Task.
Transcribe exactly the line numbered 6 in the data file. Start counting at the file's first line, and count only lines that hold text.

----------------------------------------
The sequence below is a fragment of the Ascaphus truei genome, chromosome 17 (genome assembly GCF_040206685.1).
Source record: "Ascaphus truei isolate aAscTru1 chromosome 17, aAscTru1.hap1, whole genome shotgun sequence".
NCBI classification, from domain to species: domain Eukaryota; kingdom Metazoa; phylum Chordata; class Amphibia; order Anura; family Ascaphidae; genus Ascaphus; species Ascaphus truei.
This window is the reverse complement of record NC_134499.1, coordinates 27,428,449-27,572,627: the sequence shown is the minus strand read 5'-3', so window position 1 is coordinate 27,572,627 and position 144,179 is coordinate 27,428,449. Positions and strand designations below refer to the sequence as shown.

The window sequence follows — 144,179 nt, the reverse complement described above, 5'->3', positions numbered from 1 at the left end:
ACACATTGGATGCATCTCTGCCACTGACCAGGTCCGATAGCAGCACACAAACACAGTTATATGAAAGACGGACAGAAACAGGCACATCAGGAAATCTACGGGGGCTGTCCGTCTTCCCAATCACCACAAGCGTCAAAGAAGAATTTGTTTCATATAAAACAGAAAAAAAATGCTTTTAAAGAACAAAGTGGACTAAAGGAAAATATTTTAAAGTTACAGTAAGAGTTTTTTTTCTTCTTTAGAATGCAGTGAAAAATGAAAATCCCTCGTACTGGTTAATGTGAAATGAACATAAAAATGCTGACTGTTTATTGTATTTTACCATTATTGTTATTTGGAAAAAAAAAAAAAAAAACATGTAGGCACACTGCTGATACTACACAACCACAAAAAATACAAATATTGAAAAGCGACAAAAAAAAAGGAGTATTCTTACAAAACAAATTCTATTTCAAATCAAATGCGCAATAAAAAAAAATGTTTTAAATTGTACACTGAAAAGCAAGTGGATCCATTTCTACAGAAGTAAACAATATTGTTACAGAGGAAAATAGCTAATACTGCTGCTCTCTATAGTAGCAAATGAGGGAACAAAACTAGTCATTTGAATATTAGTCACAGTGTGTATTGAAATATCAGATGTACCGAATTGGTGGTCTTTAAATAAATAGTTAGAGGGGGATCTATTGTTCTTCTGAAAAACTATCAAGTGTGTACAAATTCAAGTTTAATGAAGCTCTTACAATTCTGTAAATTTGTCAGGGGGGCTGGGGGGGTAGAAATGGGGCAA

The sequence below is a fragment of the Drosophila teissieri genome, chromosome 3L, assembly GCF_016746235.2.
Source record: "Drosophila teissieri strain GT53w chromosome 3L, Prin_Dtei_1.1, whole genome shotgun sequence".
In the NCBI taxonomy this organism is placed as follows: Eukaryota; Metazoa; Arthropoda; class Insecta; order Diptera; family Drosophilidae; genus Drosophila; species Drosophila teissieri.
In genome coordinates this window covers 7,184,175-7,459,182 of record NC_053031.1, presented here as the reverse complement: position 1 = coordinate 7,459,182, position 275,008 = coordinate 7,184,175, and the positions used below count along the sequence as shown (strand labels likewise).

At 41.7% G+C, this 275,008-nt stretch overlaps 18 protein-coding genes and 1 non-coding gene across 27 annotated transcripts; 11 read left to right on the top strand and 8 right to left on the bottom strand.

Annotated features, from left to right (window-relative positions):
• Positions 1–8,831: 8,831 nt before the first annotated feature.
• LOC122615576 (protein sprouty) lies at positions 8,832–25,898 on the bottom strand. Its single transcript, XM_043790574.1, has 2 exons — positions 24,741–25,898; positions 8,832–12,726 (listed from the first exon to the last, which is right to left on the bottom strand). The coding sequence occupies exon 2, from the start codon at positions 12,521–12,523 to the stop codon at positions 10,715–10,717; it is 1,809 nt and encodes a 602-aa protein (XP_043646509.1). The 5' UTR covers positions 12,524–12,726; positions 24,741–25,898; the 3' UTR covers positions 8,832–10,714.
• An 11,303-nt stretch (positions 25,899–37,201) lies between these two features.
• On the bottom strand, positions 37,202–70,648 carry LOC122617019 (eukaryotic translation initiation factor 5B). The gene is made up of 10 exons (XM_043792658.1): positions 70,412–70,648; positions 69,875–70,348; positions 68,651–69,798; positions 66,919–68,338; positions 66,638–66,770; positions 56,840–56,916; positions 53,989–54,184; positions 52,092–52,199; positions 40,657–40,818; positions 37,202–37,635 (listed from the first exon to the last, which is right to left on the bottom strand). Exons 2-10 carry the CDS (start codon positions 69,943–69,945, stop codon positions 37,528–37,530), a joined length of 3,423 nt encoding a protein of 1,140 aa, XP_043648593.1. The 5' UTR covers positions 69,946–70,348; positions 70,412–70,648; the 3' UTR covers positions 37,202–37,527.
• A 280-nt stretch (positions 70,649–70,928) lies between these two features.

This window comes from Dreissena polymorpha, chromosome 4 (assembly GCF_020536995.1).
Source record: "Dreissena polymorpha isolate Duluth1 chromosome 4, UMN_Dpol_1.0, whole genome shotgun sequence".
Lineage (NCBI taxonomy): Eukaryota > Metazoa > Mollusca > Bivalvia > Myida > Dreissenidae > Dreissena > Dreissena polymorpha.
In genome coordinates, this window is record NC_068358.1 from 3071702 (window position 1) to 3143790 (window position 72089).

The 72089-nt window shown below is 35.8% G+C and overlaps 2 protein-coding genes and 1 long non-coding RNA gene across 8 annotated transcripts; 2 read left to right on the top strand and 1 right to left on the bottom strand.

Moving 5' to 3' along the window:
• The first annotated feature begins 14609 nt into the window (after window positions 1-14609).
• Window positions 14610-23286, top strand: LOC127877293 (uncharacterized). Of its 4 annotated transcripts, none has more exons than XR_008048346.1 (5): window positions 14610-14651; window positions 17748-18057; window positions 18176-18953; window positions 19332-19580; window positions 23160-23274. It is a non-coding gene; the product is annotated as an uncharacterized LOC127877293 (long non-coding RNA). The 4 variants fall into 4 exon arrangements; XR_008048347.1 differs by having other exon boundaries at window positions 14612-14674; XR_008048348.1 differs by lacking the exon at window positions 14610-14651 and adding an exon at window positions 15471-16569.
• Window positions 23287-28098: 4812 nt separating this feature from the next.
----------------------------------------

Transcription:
ACACATTGGATGCATCTCTGCCACTGACCAGGTCCGATAGCAGCACACAAACACAGTTATATGAAAGACGGACAGAAACAGGCACATCAGGAAATCTACGGGGGCTGTCCGTCTTCCCAATCACCACAAGCGTCAAAGAAGAATTTGTTTCATATAAAACAGAAAAAAAATGCTTTTAAAGAACAAAGTGGACTAAAGGAAAATATTTTAAAGTTACAGTAAGAGTTTTTTTTCTTCTTTAGAATGCAGTGAAAAATGAAAATCCCTCGTACTGGTTAATGTGAAATGAACATAAAAATGCTGACTGTTTATTGTATTTTACCATTATTGTTATTTGGAAAAAAAAAAAAAAAAACATGTAGGCACACTGCTGATACTACACAACCACAAAAAATACAAATATTGAAAAGCGACAAAAAAAAAGGAGTATTCTTACAAAACAAATTCTATTTCAAATCAAATGCGCAATAAAAAAAAATGTTTTAAATTGTACACTGAAAAGCAAGTGGATCCATTTCTACAGAAGTAAACAATATTGTTACAGAGGAAAATAGCTAATACTGCTGCTCTCTATAGTAGCAAATGAGGGAACAAAACTAGTCATTTGAATATTAGTCACAGTGTGTATTGAAATATCAGATGTACCGAATTGGTGGTCTTTAAATAAATAGTTAGAGGGGGATCTATTGTTCTTCTGAAAAACTATCAAGTGTGTACAAATTCAAGTTTAATGAAGCTCTTACAATTCTGTAAATTTGTCAGGGGGGCTGGGGGGGTAGAAATGGGGCAA